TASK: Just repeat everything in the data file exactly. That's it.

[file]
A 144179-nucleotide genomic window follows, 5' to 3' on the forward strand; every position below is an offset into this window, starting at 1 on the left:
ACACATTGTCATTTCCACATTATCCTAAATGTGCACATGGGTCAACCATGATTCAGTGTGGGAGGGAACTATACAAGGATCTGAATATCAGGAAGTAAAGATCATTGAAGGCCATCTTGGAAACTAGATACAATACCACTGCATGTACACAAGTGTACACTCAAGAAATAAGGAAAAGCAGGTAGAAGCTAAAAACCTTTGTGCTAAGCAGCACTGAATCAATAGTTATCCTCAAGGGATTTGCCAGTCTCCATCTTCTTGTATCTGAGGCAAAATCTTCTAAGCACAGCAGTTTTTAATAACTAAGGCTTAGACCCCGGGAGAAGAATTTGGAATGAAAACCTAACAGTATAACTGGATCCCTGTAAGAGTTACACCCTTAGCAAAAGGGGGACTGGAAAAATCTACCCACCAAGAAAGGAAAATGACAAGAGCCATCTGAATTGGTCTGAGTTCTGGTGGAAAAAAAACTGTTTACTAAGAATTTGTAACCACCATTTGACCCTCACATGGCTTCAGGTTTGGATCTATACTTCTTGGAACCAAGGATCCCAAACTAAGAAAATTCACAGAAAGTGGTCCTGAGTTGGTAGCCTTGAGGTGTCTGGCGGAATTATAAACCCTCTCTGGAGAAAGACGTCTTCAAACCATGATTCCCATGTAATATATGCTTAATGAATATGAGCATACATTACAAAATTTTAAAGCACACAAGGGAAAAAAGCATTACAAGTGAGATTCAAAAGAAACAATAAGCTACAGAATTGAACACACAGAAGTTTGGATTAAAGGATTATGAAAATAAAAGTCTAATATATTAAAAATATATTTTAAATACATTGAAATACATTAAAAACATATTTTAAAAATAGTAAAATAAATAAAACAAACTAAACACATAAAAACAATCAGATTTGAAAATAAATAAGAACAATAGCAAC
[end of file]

A 144179-nucleotide genomic window follows, 5' to 3' on the forward strand; every position below is an offset into this window, starting at 1 on the left:
ACACATTGTCATTTCCACATTATCCTAAATGTGCACATGGGTCAACCATGATTCAGTGTGGGAGGGAACTATACAAGGATCTGAATATCAGGAAGTAAAGATCATTGAAGGCCATCTTGGAAACTAGATACAATACCACTGCATGTACACAAGTGTACACTCAAGAAATAAGGAAAAGCAGGTAGAAGCTAAAAACCTTTGTGCTAAGCAGCACTGAATCAATAGTTATCCTCAAGGGATTTGCCAGTCTCCATCTTCTTGTATCTGAGGCAAAATCTTCTAAGCACAGCAGTTTTTAATAACTAAGGCTTAGACCCCGGGAGAAGAATTTGGAATGAAAACCTAACAGTATAACTGGATCCCTGTAAGAGTTACACCCTTAGCAAAAGGGGGACTGGAAAAATCTACCCACCAAGAAAGGAAAATGACAAGAGCCATCTGAATTGGTCTGAGTTCTGGTGGAAAAAAAACTGTTTACTAAGAATTTGTAACCACCATTTGACCCTCACATGGCTTCAGGTTTGGATCTATACTTCTTGGAACCAAGGATCCCAAACTAAGAAAATTCACAGAAAGTGGTCCTGAGTTGGTAGCCTTGAGGTGTCTGGCGGAATTATAAACCCTCTCTGGAGAAAGACGTCTTCAAACCATGATTCCCATGTAATATATGCTTAATGAATATGAGCATACATTACAAAATTTTAAAGCACACAAGGGAAAAAAGCATTACAAGTGAGATTCAAAAGAAACAATAAGCTACAGAATTGAACACACAGAAGTTTGGATTAAAGGATTATGAAAATAAAAGTCTAATATATTAAAAATATATTTTAAATACATTGAAATACATTAAAAACATATTTTAAAAATAGTAAAATAAATAAAACAAACTAAACACATAAAAACAATCAGATTTGAAAATAAATAAGAACAATAGCAAC